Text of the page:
• Sigh. Microsoft, Google, Nvidia and Sony are very different. Microsoft market cap: 1.5 trillion
    Google market cap: 1 trillion
    Nvidia market cap: 300 billion
    Sony market cap: 95 billion One of these is not like the other. Also, Microsoft, Google and Nvidia make very little on consumer hardware sold to end users. No one would be shocked if the 3 of them actually sell consumer end user hardware at a loss in order to serve as commercials for the software/platform products that do make money. (For example: the Surface and Pixel lines "influence" the hardware decisions of the likes of Samsung and Lenovo, which sells Windows licenses for Microsoft and gets more Android/ChromeOS devices in the hands of users to boost Google's ads business). What does make money for Microsoft, Google and Nvidia is cloud. So, these 3 companies are willing to lose billions on cloud gaming for years because they know that proving that cloud gaming on their platforms as successful will attract other consumers to Azure, Google Cloud Platform, Nvidia's edge computing platform etc. That is why next year Amazon is going to get in on the deal with a cloud version of Prime gaming so they can promote AWS with it too. Google, Amazon and Nvidia do not have competing consoles to begin with. (In fact, cloud gaming may increase the sales of the Android phones, streaming devices and Chromebook hardware that they do sell.) Microsoft is willing to give up hundreds of millions in XBox sales in order to gain tens of billions in AWS contracts. But Sony? No. First off, they don't have billions to lose for the 3-5 years that it would take to turn profitable.
    Second, they don't have their own cloud infrastructure to use to put in something like this. Google, Microsoft, Nvidia and Amazon all have their own cloud platforms. Sony would have to pay one of them lots and lots of money, increasing the amount of time that it takes to turn a profit.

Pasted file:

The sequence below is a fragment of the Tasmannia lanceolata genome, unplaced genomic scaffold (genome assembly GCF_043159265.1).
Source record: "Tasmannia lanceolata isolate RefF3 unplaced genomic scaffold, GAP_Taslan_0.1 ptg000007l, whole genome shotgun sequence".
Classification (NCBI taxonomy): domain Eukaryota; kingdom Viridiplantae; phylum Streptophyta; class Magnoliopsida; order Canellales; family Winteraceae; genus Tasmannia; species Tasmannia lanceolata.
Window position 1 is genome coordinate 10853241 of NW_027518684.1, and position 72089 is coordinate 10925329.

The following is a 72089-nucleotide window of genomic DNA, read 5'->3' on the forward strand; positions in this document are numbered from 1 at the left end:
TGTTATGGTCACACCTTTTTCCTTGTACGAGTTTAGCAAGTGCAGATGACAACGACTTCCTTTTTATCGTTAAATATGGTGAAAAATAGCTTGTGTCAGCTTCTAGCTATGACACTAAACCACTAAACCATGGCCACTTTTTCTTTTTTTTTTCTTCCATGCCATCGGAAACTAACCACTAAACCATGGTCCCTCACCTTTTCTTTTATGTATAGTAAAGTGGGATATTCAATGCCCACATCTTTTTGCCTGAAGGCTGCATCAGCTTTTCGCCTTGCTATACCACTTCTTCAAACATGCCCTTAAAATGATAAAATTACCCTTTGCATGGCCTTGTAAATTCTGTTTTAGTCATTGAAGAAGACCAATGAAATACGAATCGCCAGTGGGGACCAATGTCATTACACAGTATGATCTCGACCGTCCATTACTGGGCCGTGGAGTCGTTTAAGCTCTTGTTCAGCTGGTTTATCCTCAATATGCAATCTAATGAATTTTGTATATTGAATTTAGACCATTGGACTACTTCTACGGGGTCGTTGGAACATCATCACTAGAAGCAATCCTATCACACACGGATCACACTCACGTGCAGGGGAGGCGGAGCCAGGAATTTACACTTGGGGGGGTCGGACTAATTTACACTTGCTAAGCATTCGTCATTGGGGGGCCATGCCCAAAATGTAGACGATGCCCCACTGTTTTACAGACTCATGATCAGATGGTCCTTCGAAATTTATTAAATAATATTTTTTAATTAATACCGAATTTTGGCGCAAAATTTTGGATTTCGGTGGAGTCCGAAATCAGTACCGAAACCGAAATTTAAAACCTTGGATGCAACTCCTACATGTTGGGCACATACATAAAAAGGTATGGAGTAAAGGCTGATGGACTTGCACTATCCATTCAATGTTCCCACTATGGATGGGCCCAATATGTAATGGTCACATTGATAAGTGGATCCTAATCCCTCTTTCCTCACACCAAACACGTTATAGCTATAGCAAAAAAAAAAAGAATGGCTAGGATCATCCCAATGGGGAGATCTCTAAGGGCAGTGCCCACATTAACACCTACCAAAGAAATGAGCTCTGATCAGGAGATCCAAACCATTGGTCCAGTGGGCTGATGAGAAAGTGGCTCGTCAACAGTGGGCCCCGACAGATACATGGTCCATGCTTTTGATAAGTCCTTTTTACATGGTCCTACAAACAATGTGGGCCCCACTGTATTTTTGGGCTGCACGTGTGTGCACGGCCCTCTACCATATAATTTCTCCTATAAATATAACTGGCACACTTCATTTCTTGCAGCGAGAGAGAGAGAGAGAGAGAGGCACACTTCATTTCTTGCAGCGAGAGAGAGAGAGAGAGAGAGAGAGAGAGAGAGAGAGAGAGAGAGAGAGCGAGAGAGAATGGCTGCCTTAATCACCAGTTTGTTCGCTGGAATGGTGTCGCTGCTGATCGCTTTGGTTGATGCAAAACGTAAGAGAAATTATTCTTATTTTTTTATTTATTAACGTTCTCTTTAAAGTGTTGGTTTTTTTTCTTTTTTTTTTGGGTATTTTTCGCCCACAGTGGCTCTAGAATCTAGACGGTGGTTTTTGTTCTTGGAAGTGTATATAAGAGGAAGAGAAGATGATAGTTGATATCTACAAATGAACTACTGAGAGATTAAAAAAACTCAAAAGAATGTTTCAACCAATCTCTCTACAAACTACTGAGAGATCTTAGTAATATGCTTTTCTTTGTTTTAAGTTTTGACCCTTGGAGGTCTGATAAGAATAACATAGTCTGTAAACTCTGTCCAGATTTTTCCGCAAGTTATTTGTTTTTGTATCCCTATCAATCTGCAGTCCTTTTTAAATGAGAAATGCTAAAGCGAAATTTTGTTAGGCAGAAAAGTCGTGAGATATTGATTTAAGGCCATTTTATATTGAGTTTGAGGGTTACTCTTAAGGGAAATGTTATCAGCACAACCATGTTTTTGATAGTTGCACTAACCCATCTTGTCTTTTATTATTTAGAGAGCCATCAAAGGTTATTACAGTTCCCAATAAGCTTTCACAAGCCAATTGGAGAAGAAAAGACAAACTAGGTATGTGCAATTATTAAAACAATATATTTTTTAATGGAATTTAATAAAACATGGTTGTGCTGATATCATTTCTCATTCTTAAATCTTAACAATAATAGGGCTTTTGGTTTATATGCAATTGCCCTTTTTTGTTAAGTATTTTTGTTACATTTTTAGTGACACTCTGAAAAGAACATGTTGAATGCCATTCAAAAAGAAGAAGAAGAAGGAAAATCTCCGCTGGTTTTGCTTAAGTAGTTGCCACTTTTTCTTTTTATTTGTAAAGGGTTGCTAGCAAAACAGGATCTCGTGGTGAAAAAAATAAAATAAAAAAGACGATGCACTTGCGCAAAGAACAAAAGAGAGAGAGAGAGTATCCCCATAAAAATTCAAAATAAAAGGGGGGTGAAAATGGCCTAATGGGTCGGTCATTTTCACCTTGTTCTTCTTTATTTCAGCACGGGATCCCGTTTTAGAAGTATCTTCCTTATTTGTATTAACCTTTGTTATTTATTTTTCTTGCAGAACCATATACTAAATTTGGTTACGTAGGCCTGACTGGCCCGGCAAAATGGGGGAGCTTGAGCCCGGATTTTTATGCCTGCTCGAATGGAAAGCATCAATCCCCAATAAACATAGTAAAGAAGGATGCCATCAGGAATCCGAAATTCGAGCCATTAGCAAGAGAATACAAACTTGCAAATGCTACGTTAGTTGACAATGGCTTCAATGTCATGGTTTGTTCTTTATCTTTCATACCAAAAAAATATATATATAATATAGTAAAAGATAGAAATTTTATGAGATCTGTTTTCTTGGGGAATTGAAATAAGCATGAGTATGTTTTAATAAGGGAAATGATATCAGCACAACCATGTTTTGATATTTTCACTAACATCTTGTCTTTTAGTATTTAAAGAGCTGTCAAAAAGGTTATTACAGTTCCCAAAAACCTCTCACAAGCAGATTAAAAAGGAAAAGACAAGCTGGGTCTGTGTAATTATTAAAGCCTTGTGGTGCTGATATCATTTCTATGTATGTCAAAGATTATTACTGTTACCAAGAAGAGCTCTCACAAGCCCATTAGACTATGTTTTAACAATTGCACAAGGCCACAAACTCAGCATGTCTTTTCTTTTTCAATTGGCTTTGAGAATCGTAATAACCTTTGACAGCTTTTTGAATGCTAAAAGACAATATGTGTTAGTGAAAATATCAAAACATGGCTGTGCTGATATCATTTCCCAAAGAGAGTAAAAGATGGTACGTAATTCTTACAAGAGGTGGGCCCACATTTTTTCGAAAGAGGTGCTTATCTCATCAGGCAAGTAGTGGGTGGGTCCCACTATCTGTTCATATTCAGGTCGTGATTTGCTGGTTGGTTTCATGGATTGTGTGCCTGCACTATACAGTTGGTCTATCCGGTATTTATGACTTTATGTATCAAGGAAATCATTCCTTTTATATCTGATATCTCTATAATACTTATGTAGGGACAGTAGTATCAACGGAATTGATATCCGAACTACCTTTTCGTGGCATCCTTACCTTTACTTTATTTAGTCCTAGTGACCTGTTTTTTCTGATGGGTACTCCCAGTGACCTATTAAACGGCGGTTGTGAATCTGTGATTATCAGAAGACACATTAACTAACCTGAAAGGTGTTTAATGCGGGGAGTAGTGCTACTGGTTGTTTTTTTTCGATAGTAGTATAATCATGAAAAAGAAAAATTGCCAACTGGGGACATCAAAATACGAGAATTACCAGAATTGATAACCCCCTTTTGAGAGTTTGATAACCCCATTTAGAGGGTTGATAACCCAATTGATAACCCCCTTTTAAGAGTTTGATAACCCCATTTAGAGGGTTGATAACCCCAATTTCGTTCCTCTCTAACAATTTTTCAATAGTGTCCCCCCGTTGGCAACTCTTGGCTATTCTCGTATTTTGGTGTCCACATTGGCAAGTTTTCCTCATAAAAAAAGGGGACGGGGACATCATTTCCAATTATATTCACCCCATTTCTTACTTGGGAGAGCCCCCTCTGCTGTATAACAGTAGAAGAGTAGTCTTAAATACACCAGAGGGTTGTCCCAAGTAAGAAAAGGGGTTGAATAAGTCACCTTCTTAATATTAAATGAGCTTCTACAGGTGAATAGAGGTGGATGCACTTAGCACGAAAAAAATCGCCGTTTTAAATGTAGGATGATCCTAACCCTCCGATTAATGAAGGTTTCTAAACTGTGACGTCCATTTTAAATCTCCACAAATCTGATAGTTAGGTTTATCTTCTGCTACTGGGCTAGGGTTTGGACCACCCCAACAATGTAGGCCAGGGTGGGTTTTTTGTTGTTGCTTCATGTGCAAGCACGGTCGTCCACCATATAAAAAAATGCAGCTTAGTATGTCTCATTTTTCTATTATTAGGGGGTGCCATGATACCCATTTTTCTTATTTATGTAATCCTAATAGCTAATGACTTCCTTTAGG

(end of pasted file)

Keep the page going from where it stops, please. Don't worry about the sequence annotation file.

Third, cloud gaming doesn't serve as a commercial for their own cloud business, which again is the primary avenue that Nvidia, Microsoft, Amazon and especially Google are hoping to reap.
    Fourth, cloud gaming would just reduce the sales of PlayStations. Sony is primarily a hardware company and they NEED revenue from Playstations, PlayStation accessories and AAA PlayStation game purchases to make up a huge portion of their profits. A $10-$15 subscription service isn't going to replace 100 million $500 console sales and it especially isn't going to replace all those $60 copies of Spiderman and Uncharted. I expect EA, Sega, Ubisoft, Steam and a bunch of other software companies to shop their versions of cloud gaming to Google, Nvidia, Microsoft and AWS. But expecting Sony - or Nintendo - to lose billions on cloud gaming while taking away billions in hardware sales and video game sales at the same time? (Nintendo's current market cap thanks to the Switch is $67 billion but a few years ago with the Wii U it was only $15 billion, which shows the importance that hardware has to these companies.) Not going to happen.
  • Couldn't you at least spellcheck this mess before posting? $100 games, Spier-man?